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    You may be confused with the terminology - and you also need to use it in the same manner TI uses it. IMO, TI's definitions are correct.

    A clone is an exact duplicate of the original disk - just like making a clone of a sheep. TI will not clone individual partitions, it only operates on the entire physical disk regardless of the number of partitions. Since you are going to overwrite the new volume to make it look exactly like the original, then all data needs to be erased. In fact, all the partitions will be deleted and recreated to reflect the source disk layout.

    An image reads the source disk or partition and then assembles the data in a file or series of files. An image can be of a whole disk, a partition or selected partitions. Since the image is stored in a file or files, it can be placed among the other files in the target disk. Restoring an image of a whole disk to a new disk will essentially give you the same operational result as doing a clone.

    Cloning is intended for the case of replacing an old operational drive with a newer one. TI's clone capability will allow resizing the partitions to fit a larger new drive. Since a clone gives you a duplicate disk it can also be considered as a backup and some people do use it that way. The disadvantage is that you an only have one clone at a time on a second disk but if you do need it, the backup is immediately available. However, given the rarity of having to replace a HD, my opinion is that it isn't worth the bother since restoring an image takes little time.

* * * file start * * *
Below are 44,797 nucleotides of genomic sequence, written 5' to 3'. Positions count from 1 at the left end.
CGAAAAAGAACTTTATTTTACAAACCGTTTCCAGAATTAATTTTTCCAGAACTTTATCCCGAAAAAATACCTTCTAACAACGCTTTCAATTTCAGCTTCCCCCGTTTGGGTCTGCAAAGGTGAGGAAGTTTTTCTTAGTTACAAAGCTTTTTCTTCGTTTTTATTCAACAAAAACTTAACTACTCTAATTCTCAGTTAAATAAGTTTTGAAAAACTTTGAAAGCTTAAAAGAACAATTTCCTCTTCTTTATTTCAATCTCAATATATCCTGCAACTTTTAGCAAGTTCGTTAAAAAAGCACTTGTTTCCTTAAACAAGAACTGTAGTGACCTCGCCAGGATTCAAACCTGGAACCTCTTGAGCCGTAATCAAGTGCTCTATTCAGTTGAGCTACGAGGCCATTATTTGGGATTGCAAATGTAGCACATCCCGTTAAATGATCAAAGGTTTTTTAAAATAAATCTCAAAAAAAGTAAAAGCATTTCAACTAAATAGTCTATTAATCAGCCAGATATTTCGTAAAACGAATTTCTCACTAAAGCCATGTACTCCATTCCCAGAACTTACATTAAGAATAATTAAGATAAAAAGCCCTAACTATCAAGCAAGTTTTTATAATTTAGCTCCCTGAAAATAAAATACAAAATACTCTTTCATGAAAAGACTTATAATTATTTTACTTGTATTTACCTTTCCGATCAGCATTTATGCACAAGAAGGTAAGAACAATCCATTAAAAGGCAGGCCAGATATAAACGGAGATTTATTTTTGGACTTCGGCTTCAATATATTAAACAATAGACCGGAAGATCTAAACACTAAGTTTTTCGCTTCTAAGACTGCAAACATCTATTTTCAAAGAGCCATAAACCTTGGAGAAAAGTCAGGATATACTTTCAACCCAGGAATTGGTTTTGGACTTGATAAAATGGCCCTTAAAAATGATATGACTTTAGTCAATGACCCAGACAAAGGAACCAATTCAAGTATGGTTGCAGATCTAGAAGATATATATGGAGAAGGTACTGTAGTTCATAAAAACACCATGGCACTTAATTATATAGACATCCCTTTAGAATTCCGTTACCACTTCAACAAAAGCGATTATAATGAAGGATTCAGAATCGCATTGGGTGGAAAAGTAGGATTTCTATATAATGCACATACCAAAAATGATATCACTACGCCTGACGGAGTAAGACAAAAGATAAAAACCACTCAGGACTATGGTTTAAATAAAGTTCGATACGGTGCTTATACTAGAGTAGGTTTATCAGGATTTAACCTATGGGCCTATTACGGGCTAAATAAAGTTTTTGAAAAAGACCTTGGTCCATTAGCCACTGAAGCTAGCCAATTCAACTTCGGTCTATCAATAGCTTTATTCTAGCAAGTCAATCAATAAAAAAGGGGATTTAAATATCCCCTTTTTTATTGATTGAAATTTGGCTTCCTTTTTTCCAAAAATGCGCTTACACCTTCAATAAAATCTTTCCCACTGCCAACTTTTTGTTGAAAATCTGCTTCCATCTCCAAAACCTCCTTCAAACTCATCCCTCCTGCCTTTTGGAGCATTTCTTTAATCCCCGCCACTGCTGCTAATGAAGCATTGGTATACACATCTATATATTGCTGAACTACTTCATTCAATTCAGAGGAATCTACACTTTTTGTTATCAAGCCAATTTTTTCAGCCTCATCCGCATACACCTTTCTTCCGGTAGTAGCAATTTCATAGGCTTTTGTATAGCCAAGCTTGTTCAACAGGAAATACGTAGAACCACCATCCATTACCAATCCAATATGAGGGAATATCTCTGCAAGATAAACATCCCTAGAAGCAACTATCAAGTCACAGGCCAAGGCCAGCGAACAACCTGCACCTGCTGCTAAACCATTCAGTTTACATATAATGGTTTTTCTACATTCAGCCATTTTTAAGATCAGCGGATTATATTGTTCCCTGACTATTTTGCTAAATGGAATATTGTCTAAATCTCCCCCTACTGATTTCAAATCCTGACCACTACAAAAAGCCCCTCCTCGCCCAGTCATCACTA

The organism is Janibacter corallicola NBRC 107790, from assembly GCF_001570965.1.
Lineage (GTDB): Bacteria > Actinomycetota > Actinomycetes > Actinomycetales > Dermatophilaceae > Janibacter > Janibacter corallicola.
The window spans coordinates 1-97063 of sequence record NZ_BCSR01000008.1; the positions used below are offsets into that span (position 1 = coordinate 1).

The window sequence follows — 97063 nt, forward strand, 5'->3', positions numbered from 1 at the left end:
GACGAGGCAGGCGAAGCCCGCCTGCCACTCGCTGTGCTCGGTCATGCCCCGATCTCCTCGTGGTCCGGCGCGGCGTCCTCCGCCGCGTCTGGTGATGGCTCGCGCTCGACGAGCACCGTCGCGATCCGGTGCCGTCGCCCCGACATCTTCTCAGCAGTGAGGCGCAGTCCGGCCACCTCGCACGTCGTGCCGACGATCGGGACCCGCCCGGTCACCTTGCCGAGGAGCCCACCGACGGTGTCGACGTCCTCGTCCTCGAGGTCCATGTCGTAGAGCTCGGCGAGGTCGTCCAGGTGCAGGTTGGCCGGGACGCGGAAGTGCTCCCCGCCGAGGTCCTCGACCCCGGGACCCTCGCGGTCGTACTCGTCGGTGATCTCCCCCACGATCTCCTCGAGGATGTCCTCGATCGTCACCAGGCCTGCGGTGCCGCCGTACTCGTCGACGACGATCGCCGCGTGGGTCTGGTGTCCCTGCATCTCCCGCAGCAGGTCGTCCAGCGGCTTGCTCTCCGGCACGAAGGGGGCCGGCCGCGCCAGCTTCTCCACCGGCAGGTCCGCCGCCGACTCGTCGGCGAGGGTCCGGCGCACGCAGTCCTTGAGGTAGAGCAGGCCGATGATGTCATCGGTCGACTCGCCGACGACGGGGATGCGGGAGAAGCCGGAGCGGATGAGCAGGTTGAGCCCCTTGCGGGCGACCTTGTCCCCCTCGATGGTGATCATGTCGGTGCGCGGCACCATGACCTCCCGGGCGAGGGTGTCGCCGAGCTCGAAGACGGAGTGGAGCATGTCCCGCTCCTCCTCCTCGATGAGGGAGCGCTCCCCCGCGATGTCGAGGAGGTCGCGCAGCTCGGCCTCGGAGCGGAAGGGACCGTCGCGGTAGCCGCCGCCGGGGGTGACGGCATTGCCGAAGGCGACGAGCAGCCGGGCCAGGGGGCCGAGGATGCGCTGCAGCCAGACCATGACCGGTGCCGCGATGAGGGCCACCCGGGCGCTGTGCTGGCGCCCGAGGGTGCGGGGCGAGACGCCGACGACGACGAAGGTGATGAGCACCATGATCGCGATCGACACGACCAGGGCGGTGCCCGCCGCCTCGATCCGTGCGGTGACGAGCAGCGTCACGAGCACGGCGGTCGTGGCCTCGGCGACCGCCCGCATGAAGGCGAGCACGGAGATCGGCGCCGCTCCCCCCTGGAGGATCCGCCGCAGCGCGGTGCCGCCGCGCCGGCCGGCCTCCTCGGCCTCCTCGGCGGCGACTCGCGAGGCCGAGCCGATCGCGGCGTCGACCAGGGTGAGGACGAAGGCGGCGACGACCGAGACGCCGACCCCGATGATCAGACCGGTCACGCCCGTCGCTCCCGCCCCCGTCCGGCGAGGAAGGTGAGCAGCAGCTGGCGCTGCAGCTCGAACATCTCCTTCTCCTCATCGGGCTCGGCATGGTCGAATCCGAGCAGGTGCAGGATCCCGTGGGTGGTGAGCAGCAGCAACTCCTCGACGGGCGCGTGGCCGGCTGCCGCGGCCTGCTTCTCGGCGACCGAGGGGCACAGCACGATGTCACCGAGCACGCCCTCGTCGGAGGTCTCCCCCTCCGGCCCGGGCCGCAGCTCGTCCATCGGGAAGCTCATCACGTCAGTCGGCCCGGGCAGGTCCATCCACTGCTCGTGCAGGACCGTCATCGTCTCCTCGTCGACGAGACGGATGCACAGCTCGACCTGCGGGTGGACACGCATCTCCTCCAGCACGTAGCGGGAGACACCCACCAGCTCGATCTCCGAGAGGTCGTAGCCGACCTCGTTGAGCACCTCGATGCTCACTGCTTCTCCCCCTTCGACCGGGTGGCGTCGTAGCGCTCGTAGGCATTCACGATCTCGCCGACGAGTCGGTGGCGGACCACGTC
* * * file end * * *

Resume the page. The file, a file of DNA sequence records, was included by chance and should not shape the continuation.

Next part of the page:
You can also upgrade to a new, larger HD by restoring an image so cloning for that task is not essential.

    To get back to what you want to do, you can make images of your disk or partitions any time you want. You can restore the disk or partitions to any point in time you have an image for, by restoring the appropriate image. If I were doing this, I would only create Full images for each important point you wish an image, not a Full for a base then incrementals or differentials to get to different times.
     
  12. storeyarmer

    storeyarmer Registered Member

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    Thank you very much seekforever, thats a very clear and comprehensive reply to my query, thank you for your time and energy with my enquiry, it is appreciated.

    Could i ask for some more advice please? When creating an image, from the source destination C: Drive is already ticked, however below the C drive, there is also NTFS (RECOVERY) (D:) and FAT16 (unlabeled), my query is should i also "check" both of these as well

    Many thanks
    smiles
    S
     
  13. seekforever

    seekforever Registered Member

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    These are the partitions put on by the vendor for diagnostics or recovery of the machine to its factory-supplied state should that be necessary.

    Most users of TI recommend that you have an image that reflects the entire disk structure and it will also provide a backup of these partitions should you ever want to recover them.

    I would make one "whole disk" image and then just image the C partition.
     
  14. storeyarmer

    storeyarmer Registered Member

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    Thanks Seeforever :thumb:
    Smiles and kind regards
    S